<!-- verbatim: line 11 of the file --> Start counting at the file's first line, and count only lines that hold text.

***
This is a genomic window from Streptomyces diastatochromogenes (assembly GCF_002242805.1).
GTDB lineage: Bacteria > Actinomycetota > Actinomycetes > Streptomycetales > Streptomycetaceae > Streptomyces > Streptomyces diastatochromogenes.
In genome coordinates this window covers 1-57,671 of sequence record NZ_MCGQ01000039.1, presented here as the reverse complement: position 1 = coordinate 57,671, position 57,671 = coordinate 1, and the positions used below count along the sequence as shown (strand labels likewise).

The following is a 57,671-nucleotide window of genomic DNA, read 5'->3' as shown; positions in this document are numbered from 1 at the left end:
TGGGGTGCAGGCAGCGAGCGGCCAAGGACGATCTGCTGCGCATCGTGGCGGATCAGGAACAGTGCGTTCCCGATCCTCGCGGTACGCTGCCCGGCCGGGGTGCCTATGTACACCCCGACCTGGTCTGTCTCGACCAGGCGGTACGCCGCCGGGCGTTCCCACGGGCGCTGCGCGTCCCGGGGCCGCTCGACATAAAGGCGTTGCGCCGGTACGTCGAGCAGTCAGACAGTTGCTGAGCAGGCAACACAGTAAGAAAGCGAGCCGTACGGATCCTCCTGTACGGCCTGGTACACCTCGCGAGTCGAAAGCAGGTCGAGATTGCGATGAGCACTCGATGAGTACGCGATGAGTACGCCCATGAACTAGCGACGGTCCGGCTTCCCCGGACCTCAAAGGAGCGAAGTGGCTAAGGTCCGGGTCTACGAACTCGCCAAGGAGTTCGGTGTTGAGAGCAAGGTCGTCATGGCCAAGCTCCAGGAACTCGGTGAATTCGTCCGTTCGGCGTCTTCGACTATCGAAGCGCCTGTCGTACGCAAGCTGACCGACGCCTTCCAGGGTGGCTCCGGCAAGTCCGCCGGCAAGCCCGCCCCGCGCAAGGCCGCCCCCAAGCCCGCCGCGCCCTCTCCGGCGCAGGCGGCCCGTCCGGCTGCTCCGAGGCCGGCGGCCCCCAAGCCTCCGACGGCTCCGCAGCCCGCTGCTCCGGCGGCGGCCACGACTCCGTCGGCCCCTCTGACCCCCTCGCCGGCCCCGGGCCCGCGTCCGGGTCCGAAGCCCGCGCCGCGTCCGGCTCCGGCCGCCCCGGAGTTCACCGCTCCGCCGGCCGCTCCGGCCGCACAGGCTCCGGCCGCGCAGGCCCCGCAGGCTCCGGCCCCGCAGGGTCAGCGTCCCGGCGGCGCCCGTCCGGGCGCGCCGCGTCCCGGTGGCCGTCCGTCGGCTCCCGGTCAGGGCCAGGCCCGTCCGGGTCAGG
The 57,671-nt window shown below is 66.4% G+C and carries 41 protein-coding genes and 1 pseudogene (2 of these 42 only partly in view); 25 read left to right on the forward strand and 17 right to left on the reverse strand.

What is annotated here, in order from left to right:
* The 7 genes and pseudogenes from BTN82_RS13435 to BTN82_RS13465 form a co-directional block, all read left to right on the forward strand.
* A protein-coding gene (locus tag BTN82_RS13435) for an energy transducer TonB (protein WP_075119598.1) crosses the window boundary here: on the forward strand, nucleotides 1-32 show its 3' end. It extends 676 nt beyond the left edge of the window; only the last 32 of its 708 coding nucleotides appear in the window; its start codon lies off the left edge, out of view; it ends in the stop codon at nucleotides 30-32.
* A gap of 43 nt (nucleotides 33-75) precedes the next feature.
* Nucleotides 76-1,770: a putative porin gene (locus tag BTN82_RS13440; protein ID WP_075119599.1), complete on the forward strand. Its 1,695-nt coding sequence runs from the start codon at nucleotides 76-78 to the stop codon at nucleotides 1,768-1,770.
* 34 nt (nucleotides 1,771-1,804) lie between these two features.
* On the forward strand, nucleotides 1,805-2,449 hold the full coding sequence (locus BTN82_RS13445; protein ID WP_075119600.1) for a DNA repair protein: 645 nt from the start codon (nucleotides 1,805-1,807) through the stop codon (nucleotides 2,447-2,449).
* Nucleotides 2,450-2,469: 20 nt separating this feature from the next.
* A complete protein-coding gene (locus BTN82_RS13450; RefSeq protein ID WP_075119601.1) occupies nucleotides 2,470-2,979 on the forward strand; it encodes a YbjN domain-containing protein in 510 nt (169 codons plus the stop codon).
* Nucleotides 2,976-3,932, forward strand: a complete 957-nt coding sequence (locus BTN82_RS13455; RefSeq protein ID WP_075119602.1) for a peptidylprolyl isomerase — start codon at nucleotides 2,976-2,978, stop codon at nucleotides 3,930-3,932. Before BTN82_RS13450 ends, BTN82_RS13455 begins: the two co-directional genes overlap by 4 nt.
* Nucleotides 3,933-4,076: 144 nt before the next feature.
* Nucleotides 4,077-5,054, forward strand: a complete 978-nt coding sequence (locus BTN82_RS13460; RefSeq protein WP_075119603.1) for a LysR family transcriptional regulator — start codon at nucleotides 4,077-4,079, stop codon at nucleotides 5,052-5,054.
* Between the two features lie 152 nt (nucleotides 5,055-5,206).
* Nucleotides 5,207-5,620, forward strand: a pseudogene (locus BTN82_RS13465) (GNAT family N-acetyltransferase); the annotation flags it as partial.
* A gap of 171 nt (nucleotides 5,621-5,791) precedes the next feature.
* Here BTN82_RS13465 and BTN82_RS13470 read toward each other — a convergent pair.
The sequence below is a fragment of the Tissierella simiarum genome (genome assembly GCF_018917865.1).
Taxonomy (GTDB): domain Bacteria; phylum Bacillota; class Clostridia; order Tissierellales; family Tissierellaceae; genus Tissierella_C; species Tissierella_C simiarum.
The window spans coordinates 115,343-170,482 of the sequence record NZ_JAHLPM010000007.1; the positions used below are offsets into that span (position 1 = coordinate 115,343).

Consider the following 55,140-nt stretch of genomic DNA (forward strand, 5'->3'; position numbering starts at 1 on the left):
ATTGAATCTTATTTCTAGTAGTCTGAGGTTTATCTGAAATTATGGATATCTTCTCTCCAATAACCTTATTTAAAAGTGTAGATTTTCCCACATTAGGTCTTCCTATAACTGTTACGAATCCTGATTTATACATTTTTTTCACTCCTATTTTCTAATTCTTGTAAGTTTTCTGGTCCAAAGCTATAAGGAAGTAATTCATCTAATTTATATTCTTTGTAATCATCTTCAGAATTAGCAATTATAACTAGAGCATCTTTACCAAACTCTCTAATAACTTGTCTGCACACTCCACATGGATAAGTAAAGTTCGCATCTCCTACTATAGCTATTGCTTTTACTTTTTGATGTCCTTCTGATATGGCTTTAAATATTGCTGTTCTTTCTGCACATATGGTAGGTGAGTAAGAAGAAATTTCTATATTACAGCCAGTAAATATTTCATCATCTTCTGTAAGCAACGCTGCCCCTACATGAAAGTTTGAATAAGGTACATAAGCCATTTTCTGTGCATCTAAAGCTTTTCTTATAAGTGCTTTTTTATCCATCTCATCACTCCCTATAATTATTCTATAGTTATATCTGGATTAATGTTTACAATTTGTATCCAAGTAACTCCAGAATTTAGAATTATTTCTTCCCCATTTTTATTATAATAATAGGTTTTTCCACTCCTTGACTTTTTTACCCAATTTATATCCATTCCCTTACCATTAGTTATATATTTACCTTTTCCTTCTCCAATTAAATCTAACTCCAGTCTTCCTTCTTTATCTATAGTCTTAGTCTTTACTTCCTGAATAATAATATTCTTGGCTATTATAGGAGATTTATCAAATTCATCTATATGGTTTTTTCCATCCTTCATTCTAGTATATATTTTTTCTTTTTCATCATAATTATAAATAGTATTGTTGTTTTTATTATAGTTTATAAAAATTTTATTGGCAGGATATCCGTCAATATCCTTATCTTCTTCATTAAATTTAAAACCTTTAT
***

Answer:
* Nucleotides 76-1,770: a putative porin gene (locus tag BTN82_RS13440; protein ID WP_075119599.1), complete on the forward strand. Its 1,695-nt coding sequence runs from the start codon at nucleotides 76-78 to the stop codon at nucleotides 1,768-1,770.